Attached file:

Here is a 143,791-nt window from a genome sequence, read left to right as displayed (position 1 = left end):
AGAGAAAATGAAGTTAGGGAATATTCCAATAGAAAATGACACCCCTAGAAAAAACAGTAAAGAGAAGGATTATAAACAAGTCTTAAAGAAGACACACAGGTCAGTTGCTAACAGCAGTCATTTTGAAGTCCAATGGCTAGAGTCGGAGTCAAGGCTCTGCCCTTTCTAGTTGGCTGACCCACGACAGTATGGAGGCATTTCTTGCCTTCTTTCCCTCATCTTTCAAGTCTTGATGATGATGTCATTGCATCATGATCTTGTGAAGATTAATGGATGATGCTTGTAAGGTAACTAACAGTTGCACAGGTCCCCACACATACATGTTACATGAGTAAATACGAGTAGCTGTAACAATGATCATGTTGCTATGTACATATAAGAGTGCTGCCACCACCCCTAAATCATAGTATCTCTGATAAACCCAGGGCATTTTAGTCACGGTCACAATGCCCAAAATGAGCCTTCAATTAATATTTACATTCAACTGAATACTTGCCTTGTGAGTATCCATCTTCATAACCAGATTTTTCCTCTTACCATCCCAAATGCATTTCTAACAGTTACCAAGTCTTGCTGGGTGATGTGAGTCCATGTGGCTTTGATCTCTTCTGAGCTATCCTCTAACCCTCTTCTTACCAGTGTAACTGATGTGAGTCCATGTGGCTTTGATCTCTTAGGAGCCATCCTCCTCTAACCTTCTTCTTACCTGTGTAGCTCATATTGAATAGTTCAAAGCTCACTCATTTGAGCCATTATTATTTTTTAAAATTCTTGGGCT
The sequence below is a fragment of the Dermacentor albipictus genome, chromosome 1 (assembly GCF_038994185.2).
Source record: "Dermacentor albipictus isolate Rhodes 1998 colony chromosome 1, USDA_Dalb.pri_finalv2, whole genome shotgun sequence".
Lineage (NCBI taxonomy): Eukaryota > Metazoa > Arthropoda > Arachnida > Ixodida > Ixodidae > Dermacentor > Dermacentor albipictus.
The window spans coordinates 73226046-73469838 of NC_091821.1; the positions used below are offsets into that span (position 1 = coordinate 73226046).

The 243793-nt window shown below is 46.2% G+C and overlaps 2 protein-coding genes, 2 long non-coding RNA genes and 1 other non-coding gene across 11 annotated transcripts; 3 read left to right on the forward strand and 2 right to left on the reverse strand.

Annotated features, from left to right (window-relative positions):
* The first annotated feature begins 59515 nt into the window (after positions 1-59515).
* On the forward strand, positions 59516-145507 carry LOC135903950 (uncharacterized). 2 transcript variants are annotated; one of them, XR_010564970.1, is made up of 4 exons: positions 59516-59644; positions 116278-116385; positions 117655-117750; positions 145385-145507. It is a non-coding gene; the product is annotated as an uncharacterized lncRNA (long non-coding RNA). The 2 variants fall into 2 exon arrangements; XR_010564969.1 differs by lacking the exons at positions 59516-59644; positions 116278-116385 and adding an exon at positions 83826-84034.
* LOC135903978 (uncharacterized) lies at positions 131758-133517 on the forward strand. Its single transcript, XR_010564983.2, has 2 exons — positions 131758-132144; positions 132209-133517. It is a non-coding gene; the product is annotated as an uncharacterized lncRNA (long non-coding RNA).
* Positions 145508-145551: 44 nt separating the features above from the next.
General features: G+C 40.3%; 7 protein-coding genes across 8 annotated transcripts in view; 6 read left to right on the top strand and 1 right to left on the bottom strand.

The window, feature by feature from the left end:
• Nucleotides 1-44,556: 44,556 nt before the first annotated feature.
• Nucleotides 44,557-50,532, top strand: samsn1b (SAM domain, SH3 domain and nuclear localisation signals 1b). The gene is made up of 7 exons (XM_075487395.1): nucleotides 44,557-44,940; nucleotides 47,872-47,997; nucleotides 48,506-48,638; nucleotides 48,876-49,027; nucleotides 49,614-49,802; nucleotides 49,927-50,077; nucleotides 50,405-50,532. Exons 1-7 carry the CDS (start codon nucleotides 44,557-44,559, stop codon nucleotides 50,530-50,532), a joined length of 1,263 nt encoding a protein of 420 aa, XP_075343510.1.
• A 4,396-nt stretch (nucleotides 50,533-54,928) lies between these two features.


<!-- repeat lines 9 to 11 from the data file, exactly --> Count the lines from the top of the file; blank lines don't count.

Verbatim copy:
* The first annotated feature begins 59515 nt into the window (after positions 1-59515).
* On the forward strand, positions 59516-145507 carry LOC135903950 (uncharacterized). 2 transcript variants are annotated; one of them, XR_010564970.1, is made up of 4 exons: positions 59516-59644; positions 116278-116385; positions 117655-117750; positions 145385-145507. It is a non-coding gene; the product is annotated as an uncharacterized lncRNA (long non-coding RNA). The 2 variants fall into 2 exon arrangements; XR_010564969.1 differs by lacking the exons at positions 59516-59644; positions 116278-116385 and adding an exon at positions 83826-84034.
* LOC135903978 (uncharacterized) lies at positions 131758-133517 on the forward strand. Its single transcript, XR_010564983.2, has 2 exons — positions 131758-132144; positions 132209-133517. It is a non-coding gene; the product is annotated as an uncharacterized lncRNA (long non-coding RNA).